close
close

Magic survive Donovan Mitchell’s 50-point game, force Game 7

ORLANDO, Fla. — The Orlando Magic huddled up four minutes into the third quarter of Game 6 against the Cleveland Cavaliers.

Coach Jamahl Mosley called a timeout amid a 13-4 Cavaliers run that propelled Cleveland from down four at halftime to up seven. His message to his young team was simple: “Stay the course. This is a long game. We have to understand it’s a game of runs.”

It was still a five-point game heading into the fourth quarter, but the Magic took the lead within the first two minutes. Paolo Banchero scored 10 of his 28 points in the fourth quarter as the Magic overcame a 50-point performance from Donovan Mitchell to hold off the Cavs 103-96 and force a Game 7 on Sunday in Cleveland.

Franz Wagner finished with 26 points while Jalen Suggs had 22 points and six 3-pointers.

“Anything they have done to try and throw us off our game, knock us off balance, we’ve responded to it,” Suggs said. “We didn’t want to end it here and I think we all found comfort in that — in understanding how much pressure, you can call it, is on this game. But it was just another game for all of us.”

Maintaining poise has been a message Mosley has conveyed to his team all season. During this playoff series — all but three Magic players’ first times in the postseason — it’s been crucial.

It was even more important in Game 6, not because of Cleveland’s third-quarter run, but because of Mitchell’s offensive performance.

“He was going, but the other guys didn’t have it going as much,” Mosley said. “No one overreacted (to Mitchell). He’s a special, special player. To be able to have 50 and only make three 3’s. That’s very special. But our ability not to overreact or panic to what was happening because we continued to share it , move it, trust each other.”

Mitchell’s 50 points are tied for the second-most in a loss in a potential series clincher in NBA history, according to ESPN Stats & Information. Mitchell also became the first player in NBA postseason history to have multiple 50-point road losses.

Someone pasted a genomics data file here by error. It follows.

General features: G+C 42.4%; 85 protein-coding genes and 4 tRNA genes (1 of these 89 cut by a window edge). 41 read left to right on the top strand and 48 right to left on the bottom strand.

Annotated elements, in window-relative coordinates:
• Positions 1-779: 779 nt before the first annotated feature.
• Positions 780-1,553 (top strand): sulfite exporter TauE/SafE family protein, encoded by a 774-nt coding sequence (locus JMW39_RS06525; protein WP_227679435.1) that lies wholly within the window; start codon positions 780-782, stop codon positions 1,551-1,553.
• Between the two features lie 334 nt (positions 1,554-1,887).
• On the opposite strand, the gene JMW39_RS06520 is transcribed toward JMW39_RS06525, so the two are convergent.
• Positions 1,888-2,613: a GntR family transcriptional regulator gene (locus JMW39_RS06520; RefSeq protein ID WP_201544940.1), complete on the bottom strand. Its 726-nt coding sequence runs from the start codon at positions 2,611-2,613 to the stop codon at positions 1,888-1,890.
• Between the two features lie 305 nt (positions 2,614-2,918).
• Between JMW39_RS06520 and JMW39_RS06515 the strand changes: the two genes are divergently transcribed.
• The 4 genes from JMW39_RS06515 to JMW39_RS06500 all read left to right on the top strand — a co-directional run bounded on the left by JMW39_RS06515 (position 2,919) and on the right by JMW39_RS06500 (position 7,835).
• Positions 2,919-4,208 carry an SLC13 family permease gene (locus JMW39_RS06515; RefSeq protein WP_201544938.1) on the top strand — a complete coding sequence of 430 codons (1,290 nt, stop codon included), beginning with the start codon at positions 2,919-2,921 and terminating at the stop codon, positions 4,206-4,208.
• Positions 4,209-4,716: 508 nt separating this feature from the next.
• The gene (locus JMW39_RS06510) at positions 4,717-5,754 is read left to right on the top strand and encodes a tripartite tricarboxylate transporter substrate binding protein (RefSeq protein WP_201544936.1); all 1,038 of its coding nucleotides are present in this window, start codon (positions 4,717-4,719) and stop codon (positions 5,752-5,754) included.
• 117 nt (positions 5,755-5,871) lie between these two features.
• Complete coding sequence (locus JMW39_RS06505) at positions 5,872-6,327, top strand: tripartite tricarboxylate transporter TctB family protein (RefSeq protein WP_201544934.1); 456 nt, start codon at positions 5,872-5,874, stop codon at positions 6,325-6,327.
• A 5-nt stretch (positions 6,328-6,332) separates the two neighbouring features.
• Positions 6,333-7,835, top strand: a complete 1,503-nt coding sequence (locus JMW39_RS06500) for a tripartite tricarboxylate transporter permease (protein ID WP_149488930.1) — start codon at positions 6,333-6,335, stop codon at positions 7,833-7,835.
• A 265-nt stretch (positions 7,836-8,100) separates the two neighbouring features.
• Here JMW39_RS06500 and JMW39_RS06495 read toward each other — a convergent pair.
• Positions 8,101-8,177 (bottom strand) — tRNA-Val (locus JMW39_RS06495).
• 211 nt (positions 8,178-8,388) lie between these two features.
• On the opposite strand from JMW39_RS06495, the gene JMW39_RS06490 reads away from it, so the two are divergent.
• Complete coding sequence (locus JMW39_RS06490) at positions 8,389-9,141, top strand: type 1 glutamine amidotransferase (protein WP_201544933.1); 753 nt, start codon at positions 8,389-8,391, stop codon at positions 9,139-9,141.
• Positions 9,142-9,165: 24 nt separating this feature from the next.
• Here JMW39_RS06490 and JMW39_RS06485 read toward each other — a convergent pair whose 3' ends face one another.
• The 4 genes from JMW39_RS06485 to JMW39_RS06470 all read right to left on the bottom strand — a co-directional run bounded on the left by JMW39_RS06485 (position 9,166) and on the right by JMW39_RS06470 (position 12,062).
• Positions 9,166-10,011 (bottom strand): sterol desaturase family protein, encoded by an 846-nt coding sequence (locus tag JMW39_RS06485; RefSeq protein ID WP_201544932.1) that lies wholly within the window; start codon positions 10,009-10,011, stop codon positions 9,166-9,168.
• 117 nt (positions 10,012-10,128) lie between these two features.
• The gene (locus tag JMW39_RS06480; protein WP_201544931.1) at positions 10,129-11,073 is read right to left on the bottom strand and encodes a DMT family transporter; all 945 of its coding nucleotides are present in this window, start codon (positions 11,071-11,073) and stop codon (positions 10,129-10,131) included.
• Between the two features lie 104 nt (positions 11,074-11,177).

As a team, the Cavs went just 7-of-28 from 3-point range and 5-of-10 from the free throw line. They committed eight of their 13 turnovers in the fourth quarter. Mitchell was the only Cavaliers player to score in the final 14 minutes of the game, and his 22 points in that span are the second-longest streak to end a playoff game in 25 years.

“We missed shots. Mine went in, but if it’s not 50 maybe it’s 60 or whatever it is,” Mitchell said. “Maybe it’s 30-10-10 whatever the game calls for. It is what it is. We didn’t win the game. If I had 20 more, we would be up 20 more. Whatever the game calls for, it’s my job to figure it out.”

After the game, Mitchell called for his team to attempt 30 to 40 3’s per game. He wants to see more free throws when they drive to the hoop as much as they did, scoring 66 points in the paint. He wants more pressure on the boards, as they were outrebounded by 10.

But he also said repeatedly, “It’s over with.” With Game 7 quickly approaching, there’s a level of irrelevance to the “what ifs” from Friday’s game — or any other game in the series.

“All of the stuff you’ve done for six games all goes out the window,” Mitchell said. “It’s all about desperation and will. It’s going to be just like tonight — find was to continually be relentless. I have no doubt that we’ll show up.”